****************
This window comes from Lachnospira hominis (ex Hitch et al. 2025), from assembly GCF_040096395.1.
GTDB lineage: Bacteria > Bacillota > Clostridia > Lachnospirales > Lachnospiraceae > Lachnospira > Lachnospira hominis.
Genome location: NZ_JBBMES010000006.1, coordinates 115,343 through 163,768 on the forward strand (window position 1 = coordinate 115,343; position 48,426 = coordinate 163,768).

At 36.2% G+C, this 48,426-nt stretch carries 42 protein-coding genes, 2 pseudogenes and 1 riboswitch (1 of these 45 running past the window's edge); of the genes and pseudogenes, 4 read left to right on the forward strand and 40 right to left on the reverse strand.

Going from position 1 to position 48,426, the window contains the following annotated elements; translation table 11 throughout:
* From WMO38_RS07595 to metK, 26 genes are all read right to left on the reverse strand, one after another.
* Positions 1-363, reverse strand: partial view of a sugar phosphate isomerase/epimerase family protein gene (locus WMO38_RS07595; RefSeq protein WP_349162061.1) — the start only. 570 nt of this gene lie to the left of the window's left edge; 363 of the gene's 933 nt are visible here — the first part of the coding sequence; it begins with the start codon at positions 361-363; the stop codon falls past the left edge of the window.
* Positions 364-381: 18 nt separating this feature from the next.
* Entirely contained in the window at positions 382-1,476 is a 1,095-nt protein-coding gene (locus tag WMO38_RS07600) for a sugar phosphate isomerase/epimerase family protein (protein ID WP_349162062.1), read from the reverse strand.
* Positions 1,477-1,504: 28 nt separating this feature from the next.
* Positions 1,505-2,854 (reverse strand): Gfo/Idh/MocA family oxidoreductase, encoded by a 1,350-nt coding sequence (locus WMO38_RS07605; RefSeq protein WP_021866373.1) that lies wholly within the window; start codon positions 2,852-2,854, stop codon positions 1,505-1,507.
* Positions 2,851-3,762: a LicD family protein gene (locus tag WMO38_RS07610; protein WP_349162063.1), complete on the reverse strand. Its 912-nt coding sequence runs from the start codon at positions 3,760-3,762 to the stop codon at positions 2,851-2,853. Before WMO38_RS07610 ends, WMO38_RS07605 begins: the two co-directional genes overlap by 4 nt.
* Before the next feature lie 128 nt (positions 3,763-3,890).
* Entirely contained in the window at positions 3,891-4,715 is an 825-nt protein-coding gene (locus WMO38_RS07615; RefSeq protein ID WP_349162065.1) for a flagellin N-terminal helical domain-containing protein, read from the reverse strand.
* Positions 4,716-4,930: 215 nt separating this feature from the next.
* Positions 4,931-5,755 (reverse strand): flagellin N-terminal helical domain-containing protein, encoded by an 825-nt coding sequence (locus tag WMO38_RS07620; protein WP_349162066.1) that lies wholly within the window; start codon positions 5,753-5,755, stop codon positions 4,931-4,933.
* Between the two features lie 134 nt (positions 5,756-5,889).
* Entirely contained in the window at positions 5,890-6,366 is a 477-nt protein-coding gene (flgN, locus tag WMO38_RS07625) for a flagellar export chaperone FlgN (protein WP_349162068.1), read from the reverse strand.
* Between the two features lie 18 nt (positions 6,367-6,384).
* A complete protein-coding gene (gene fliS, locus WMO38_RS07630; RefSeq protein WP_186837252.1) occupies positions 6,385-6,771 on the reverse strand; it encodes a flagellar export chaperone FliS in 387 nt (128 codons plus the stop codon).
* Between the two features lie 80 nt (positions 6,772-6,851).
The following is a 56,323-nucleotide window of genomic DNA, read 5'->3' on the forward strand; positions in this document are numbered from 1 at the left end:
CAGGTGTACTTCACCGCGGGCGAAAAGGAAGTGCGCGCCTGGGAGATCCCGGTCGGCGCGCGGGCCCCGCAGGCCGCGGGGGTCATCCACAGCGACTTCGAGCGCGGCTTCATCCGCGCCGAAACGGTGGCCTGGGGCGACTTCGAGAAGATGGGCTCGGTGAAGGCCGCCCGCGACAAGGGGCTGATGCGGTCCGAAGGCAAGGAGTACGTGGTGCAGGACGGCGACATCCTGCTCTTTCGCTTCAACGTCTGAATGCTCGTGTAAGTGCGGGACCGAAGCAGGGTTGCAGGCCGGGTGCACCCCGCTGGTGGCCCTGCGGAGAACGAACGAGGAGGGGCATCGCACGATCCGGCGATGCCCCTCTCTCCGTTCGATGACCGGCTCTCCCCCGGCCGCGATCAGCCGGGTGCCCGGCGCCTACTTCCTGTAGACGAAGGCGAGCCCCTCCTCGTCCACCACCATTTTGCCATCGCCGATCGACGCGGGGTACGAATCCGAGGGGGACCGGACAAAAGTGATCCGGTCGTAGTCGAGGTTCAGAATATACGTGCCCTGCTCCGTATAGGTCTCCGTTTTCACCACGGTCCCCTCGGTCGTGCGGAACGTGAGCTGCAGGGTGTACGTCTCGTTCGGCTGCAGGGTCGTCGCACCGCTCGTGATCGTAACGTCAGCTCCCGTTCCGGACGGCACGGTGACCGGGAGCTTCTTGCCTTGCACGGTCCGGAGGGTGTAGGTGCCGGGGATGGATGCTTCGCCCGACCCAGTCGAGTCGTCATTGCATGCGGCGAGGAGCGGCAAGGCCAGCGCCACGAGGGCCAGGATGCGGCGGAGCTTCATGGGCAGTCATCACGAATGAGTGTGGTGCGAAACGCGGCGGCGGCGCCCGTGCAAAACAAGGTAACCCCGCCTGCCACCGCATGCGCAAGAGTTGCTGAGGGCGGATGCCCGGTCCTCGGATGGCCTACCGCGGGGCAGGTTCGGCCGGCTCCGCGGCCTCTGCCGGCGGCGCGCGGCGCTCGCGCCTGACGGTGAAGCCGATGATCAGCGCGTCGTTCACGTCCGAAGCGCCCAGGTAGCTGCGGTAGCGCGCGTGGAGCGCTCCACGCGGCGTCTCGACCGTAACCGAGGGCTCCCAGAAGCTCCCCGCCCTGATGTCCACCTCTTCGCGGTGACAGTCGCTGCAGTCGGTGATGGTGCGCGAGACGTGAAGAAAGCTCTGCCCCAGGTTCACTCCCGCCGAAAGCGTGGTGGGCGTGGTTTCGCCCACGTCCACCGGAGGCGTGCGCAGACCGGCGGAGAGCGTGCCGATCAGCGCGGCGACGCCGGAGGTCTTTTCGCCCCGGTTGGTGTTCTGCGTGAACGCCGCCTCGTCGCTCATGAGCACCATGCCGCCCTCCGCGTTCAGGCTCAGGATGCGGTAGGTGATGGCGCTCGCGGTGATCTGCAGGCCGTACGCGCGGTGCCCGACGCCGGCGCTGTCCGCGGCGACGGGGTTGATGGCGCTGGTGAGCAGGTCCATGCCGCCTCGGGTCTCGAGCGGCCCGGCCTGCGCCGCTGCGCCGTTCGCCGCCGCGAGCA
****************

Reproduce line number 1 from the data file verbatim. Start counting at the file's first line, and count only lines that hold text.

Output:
This window comes from Lachnospira hominis (ex Hitch et al. 2025), from assembly GCF_040096395.1.